The final round of interviews for the next Garda commissioner began yesterday with interim police boss Noirin O’Sullivan the first among three candidates being grilled by an expert panel.
She took part in what sources said was a series of separate presentations and detailed questioning spanning more than three hours.
The identity of the other candidates has been kept quiet, but is believed to be PSNI assistant chief constable Alistair Finlay.
There has been greater speculation concerning the identity of the third candidate, with informed sources initially citing PSNI deputy chief constable Judith Gillespie and, more recently, deputy chief inspector of the Garda Inspectorate Debra Kirby.
There has been increasing speculation in the last week that Ms Kirby is one of the three, but some observers have expressed scepticism at the reports. One informed source said he knew the third candidate was a woman who had served in an outside police force, but wasn’t certain as to the identity.
Ms Kirby retired from the Chicago Police Department last January and took up her role in the Garda Inspectorate immediately afterwards.
The interviews are understood to be taking place Monday, Tuesday, and Wednesday of this week.
This is the second round of the interviews. At least six people were interviewed in last month, including two other internal candidates: Derek Byrne, assistant commissioner for National Support Services; and Fintan Fanning, assistant commissioner Eastern Region.
There were an estimated 40 applications overall.
Justice Minister Frances Fitzgerald has said she will announce the new commissioner early next month.
The interviews and selection process are being conducted by the Public Appointments Service. The secretary general of the Department of Taoiseach Martin Fraser is on the panel.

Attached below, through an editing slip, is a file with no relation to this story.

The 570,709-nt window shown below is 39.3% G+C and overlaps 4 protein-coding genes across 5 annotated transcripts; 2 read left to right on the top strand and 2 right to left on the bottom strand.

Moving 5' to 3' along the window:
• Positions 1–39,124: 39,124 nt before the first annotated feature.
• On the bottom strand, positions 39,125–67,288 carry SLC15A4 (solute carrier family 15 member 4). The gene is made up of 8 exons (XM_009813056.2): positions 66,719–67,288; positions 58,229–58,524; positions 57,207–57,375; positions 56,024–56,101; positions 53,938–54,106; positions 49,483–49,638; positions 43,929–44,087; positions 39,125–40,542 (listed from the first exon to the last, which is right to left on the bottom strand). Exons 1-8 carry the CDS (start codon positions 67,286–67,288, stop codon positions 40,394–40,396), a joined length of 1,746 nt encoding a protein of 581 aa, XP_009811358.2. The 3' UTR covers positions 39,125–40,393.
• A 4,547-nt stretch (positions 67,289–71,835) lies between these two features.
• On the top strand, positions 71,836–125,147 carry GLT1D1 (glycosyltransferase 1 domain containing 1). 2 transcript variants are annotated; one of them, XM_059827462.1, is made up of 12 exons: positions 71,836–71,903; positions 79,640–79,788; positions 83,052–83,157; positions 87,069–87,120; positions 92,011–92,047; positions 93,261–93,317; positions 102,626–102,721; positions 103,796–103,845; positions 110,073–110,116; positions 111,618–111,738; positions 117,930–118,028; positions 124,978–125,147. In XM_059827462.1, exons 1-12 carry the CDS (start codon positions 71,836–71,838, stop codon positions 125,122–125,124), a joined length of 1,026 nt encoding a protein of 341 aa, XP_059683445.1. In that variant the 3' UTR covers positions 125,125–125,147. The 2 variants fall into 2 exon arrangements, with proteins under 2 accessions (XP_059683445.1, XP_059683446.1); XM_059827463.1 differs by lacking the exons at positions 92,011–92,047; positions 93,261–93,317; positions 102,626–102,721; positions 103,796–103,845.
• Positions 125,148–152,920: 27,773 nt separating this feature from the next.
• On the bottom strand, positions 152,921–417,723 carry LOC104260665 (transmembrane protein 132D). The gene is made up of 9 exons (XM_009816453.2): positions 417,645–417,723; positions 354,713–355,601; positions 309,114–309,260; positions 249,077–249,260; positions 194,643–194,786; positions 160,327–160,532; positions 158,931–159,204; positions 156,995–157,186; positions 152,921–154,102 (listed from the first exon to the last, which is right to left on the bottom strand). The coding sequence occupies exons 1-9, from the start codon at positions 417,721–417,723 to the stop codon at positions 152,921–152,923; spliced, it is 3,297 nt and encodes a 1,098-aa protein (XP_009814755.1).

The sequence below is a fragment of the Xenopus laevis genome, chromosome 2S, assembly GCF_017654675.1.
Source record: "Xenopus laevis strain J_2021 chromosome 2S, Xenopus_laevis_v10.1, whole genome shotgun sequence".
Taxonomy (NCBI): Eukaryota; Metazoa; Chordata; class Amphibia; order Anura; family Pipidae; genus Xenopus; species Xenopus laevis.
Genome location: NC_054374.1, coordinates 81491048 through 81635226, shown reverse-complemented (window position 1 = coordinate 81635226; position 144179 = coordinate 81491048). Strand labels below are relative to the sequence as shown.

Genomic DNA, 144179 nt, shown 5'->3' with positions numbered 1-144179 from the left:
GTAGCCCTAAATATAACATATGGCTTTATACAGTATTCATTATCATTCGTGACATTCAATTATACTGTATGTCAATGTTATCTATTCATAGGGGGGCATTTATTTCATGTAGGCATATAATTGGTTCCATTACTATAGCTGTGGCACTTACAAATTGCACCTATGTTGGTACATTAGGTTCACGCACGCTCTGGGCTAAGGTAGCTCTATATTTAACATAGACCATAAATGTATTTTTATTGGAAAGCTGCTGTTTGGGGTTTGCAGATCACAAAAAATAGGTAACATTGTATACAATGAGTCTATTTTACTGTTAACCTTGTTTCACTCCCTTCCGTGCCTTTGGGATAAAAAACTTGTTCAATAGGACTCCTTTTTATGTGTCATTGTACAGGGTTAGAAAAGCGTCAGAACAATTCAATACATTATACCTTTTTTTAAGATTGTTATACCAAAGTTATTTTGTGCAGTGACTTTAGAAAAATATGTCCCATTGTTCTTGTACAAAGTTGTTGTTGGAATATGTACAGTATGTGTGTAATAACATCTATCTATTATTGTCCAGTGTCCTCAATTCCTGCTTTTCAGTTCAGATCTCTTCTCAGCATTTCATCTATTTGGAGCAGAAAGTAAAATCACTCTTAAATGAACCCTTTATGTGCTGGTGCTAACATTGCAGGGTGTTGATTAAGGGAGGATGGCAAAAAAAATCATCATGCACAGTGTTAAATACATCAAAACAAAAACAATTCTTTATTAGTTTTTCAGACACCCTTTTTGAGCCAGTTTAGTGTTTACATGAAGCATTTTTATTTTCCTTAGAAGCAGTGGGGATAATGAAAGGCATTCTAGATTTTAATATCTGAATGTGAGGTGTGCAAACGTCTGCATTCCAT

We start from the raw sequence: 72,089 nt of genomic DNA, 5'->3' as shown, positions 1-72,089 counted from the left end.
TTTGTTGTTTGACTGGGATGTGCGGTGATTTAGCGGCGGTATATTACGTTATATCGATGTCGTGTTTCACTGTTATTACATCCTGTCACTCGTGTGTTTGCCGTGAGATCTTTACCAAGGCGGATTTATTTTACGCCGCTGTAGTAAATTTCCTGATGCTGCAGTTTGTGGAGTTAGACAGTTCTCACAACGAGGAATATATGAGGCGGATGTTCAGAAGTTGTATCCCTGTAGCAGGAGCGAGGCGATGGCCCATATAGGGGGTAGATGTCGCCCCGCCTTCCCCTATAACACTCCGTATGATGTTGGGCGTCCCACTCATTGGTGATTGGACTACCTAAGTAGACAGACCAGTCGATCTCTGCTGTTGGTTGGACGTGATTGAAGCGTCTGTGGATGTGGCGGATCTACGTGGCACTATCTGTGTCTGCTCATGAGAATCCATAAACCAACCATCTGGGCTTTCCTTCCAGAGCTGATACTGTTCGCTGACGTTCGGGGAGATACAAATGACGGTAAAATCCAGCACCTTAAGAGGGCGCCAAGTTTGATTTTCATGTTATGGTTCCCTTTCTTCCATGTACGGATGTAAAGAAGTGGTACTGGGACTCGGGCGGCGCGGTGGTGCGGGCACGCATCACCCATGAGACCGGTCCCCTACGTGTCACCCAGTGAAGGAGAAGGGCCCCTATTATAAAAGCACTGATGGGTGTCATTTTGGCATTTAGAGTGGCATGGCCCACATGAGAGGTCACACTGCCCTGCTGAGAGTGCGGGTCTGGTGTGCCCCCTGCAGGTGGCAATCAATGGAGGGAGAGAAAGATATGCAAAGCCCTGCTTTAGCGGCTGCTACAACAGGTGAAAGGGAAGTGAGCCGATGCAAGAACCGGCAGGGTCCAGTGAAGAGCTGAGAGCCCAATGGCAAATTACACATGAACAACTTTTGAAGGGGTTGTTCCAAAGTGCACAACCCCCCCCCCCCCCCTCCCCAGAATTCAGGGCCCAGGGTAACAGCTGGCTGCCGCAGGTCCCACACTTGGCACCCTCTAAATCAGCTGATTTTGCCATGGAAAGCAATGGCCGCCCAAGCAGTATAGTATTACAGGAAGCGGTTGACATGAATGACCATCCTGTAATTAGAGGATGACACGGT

Other members include Kathleen O’Toole, former chief inspector of the Garda Inspectorate. Like Ms Kirby, she is an experienced former US police officer.
The chairperson-designate of the Policing Authority, Josephine Feehily, has been added to the panel following her nomination by the Cabinet two weeks ago.
Ms O’Sullivan stepped in as acting commissioner following the resignation of Martin Callinan last March.
Mr Fraser advised Enda Kenny in the run up to Mr Callinan’s resignation. This resulted in an unprecedented visit by then secretary general of the department of justice, Brian Purcell, to Mr Callinan’s home. He conveyed the unease of the Taoiseach regarding revelations of taping of phone calls at Garda stations.
These events are being examined by a commission of investigation, headed by former Supreme Court judge Nial Fennelly.
There has been intense speculation as to whether or not Ms O’Sullivan is the likely successor.
It is understood the panel will rank the three candidates based on their interviews and experience, and forward that to the Government, which will make the decision.
The lack of certainty at the top of the force has been a destabilising factor in what has been a devastating year for the service, compounded by growing unhappiness among members. Most recently, Ms O’Sullivan had to deal with a damning report by the Garda Inspectorate.
© Irish Examiner Ltd. All rights reserved